Bitcoin Transactions: 3 Scams to Avoid

With the price of Bitcoin (BTC) having increased significantly in recent months (at the time of writing) and the blockchain network busier than ever, thieves, tricksters and fraudsters are all cashing in on the boom. In this article, we look at the top three Bitcoin scams commonly seen today and you can avoid being the next victim.

Why This Happens

Whilst Bitcoin and other cryptocurrencies have been around for well over a decade, they have only become common knowledge in perhaps the last three years with many middle aged mom and pop types becoming interested in them for their profit potential. Stories of friends making sizable wins through buying and selling crypto have fuelled btc demand and price. As with any gold rush; there comes a downside in the form of bad actors who want to make their money the easy way through more nefarious means. When it comes to cryptocurrency, this usually means we’re talking about fraud or theft. In the last 18 months, a few notable methods have come to light that are commonly used by some shady characters online.

Fake QR Code Generators

It’s very common to use a QR code when sharing a Bitcoin wallet address with someone. Trying to remember up to 35 random letters and numbers doesn’t appeal to anyone and making a single mistake with the address means your crypto could be lost for good. Instead, the user simply scans your QR code with the mobile wallet app which will be converted into your actual address instantly, but of course, you need to create that QR code to share with your friends or customers first. 

While there are many useful tools online that can make light work of this task, there are malicious ones too. Rather than creating a valid QR code to use on your website, these malicious websites create the exact same code every time which instead points to the trickers wallet. A simple but very effective way for them to steal the coin that was meant to come to you instead.

Below is a list of the nine separate sites known to be operated by the scammer – please make sure you avoid them. We have also written to the web hosting company operating these sites and asked that they be taken down, which may or may not have happened by the time you read this article:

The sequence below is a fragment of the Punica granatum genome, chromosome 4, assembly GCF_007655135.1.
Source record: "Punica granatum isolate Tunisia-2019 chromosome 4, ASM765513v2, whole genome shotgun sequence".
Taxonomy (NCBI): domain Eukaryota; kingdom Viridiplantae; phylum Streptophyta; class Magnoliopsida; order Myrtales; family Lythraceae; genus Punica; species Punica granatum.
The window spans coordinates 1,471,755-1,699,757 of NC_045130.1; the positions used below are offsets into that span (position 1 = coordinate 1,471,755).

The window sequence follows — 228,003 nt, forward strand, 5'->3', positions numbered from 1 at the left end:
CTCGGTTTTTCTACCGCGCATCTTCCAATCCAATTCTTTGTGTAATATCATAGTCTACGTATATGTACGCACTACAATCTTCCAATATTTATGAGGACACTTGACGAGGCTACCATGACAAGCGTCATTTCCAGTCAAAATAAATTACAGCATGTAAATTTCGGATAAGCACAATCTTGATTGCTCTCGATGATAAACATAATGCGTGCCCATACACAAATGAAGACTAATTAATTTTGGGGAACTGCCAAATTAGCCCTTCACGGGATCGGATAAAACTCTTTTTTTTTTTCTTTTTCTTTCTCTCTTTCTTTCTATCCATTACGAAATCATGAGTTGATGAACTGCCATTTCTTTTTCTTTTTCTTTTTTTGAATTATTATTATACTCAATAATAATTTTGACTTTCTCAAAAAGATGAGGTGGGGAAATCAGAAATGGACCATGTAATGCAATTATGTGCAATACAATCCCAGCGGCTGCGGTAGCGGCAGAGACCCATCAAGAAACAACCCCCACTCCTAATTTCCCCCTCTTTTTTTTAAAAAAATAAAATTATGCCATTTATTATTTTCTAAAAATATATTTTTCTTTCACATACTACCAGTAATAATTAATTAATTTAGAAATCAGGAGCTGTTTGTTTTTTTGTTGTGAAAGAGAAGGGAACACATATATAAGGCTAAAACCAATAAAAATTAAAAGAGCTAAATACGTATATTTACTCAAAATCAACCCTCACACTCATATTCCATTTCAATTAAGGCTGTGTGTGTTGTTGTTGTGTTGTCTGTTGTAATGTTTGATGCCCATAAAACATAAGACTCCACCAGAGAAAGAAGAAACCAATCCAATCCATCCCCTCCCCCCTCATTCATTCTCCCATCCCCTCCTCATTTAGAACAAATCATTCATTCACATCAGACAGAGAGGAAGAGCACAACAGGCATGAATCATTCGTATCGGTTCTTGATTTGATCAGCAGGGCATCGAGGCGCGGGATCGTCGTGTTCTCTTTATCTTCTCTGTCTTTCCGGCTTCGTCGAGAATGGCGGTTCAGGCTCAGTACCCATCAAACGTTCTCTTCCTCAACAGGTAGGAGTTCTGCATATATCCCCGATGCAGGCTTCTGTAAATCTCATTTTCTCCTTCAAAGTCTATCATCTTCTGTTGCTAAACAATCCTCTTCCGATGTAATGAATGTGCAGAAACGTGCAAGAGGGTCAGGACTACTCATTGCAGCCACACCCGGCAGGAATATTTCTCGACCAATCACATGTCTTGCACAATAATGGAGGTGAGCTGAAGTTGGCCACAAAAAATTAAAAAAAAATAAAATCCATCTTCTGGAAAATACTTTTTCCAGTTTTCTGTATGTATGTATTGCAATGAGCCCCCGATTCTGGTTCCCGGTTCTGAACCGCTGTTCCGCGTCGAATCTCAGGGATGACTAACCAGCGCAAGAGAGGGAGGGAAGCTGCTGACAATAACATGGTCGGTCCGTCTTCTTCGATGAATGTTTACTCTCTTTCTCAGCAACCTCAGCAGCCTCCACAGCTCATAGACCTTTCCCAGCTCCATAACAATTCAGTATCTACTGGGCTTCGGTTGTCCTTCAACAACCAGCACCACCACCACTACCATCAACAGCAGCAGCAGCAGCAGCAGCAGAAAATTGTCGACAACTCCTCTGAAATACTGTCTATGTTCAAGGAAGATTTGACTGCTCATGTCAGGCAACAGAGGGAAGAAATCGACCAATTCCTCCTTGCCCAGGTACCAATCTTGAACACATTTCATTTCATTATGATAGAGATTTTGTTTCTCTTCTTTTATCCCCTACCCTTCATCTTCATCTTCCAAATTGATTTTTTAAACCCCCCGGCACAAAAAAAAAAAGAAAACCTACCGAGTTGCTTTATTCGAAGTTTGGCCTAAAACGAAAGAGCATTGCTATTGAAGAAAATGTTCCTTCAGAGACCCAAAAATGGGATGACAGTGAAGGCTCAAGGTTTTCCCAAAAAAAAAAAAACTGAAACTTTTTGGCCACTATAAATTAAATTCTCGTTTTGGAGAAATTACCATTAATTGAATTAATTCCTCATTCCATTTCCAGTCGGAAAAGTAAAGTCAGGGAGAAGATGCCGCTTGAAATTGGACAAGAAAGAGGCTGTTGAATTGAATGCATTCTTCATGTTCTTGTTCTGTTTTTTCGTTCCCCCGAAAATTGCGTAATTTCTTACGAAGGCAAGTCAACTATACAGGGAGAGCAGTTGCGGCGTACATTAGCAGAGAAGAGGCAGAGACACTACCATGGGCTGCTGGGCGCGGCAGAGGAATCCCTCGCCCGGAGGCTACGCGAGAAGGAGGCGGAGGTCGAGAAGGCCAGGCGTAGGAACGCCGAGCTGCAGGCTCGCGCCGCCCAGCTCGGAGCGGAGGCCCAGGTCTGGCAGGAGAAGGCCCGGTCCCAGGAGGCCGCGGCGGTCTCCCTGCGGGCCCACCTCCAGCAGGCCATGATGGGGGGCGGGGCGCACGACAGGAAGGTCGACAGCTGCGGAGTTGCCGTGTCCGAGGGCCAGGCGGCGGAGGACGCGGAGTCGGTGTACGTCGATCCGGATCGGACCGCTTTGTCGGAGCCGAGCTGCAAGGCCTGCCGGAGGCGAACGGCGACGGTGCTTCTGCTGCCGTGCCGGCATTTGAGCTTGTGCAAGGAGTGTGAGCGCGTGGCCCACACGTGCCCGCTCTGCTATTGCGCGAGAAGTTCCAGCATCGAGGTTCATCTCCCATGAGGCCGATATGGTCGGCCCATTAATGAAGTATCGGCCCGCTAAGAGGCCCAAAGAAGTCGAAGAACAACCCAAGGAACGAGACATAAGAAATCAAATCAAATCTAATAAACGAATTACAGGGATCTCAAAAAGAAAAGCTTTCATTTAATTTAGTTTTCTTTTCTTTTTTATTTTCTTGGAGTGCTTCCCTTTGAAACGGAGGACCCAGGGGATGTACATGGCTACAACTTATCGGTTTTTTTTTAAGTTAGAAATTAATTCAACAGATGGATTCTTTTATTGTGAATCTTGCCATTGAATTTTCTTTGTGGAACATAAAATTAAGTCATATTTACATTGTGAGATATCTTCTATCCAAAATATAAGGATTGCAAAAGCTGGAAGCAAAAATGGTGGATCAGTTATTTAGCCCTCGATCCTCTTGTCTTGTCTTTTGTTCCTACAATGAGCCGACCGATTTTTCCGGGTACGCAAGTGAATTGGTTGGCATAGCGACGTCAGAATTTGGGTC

The same web host was also hosting almost four hundred and fifty other websites all being used for dubious bitcoin related scams such as bitcoin casinos (which obviously never pay out). Other had domains referring to Google Mail, covid-19 plus a bunch of others. A large number of these now appear to be inactive however. 

Bitcoin Transaction Accelerators
The second con, involves a network of websites that all claim to be Bitcoin transaction accelerators. When the blockchain gets busy, bitcoin transactions can appear to get stuck in the network. This typically happens when someone has used a low mining fee when sending btc somewhere (or is waiting to receive bitcoin from somewhere else). What happens here is that the blockchain mining pools don’t get around to processing your transaction as the fee is lower than other transactions that are also waiting. What this means is that your transaction get’s stuck, or is simply slow while waiting for confirmations as part of your btc transaction. 

When this happens, it can be very useful to get some help from a btc transaction accelerator. Whilst there are a few working ones, there are also many fakes. What these do is accept your TXID (or transaction ID) and ask you to send a small amount of bitcoin to a wallet address – of course nothing then happens, they just keep your money.

scam qr code One way to test this is to enter any random TXID, on some you can even make one up and it will say ‘transaction found’, which of course is impossible as that transaction likely never even existed. The list below contains the most popular ones we found in the network. Some of them have been taken now, but the first one was live at the time of writing. Please don’t send them any bitcoin!

The wallet address associated with the above 4 ‘transaction accelerators’ is also the same. This is another way to make sure you don’t become a victim: 


Perhaps most incredible is how many people seem to have fallen for it. The wallet has received over $246,00 since January 2018! Especially as it has already been widely publicised. See the report here for more information: Scam Alert Link

If you do want a genuine way to accelerate your bitcoin transaction, of course our bitcoin transaction accelerator will work very well, often reducing the time waiting in the mempool (the holding queue) from days down to hours or minutes. ViaBTC is another option, however BTC Nitro includes this server already plus we make sure that we use at least 5 mining pools to accelerate your transaction, including our own farm. 

Wallet Thieves

The final trick I’ve seen more recently is where fraudsters are out to steal the entire contents of your bitcoin wallet. They do this by offering to help accelerate your slow transaction (often on forums), in the same way that it can be useful for the reasons I gave earlier. However, they then tell you that in order to accelerate your transaction, for free, all they need is the seed keywords to your wallet. DO NOT EVER give away your seed keywords! Anyone in possession of these can simply unlock your wallet from anywhere by using them to restore a local copy of your wallet before emptying it into their own bitcoin wallets – from where you’ll never get it back. This trick probably bothers me most as some people have lost many thousands of dollars worth of cryptocurrency in this way. Sad times.

Well, that wraps up my summary of the 3 most common scams and how to avoid them. If I save even one person from spending bitcoin, just to have it stolen, then my time writing this for you was well worth it. Please share with friends if you found this article interesting or helpful!